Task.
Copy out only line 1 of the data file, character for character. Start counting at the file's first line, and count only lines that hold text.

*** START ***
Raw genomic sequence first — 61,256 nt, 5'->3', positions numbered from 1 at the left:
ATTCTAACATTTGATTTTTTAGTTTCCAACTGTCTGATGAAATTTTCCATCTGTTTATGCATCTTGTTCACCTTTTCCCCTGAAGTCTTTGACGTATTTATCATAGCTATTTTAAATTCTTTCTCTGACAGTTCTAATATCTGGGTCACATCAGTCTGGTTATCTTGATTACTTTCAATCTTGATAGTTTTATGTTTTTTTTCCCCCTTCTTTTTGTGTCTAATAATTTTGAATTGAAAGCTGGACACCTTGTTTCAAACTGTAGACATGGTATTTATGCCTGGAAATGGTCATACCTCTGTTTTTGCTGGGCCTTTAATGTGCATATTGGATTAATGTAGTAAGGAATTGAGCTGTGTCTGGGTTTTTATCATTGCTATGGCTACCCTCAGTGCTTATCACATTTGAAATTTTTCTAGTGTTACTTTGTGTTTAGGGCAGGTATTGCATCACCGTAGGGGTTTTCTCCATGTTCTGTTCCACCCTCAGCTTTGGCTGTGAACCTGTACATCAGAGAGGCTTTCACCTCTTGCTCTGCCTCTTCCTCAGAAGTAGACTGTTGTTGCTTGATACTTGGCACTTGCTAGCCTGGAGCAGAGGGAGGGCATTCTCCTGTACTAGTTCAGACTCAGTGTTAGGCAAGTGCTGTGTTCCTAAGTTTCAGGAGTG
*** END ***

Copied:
Raw genomic sequence first — 61,256 nt, 5'->3', positions numbered from 1 at the left: